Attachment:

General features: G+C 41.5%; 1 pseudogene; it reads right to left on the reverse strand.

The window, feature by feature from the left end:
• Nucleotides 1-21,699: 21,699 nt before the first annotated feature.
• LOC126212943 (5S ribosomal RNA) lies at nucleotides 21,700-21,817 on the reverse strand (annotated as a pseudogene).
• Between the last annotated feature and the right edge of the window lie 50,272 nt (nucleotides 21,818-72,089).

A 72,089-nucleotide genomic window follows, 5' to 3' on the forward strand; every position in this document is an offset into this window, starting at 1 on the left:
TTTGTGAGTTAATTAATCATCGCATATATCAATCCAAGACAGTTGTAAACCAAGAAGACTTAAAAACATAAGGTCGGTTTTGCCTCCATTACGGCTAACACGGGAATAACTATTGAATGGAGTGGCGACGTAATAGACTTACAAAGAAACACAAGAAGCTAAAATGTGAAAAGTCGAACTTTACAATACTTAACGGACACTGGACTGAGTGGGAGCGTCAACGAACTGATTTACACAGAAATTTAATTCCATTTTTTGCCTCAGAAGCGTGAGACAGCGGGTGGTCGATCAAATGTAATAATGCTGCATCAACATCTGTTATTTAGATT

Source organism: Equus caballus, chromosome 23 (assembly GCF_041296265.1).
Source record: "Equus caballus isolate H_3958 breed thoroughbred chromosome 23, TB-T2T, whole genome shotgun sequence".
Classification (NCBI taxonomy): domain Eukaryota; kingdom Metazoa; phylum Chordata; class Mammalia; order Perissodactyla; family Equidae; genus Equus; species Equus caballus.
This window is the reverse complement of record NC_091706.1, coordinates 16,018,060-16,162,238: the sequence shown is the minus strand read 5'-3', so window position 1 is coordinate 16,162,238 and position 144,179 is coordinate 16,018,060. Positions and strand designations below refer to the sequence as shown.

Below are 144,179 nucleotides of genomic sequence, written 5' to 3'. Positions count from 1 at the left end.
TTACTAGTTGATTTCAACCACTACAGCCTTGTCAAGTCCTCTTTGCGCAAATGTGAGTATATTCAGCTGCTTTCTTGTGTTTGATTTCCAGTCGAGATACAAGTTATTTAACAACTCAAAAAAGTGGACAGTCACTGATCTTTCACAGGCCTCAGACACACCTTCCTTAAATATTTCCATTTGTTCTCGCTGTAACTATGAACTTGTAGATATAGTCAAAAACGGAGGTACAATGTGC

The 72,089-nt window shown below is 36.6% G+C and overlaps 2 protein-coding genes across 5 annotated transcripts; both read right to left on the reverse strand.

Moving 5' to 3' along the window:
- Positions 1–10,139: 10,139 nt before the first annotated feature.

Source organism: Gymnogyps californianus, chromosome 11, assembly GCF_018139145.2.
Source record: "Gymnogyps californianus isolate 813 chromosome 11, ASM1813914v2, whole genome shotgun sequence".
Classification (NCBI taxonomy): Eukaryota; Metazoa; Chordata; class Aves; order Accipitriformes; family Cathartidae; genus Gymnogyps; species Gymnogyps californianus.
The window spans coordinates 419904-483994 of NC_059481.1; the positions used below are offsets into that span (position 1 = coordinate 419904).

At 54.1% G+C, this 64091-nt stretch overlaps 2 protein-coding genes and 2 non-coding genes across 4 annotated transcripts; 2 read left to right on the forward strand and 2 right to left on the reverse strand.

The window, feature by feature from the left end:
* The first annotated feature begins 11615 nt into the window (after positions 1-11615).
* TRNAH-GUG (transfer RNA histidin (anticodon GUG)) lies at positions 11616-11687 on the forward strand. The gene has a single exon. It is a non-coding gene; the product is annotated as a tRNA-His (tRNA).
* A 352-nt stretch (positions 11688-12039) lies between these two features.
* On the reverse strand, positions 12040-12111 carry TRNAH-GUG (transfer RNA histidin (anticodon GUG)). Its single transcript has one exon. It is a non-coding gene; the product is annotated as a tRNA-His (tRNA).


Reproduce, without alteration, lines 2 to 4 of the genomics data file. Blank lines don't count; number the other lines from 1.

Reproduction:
The window, feature by feature from the left end:
• Nucleotides 1-21,699: 21,699 nt before the first annotated feature.
• LOC126212943 (5S ribosomal RNA) lies at nucleotides 21,700-21,817 on the reverse strand (annotated as a pseudogene).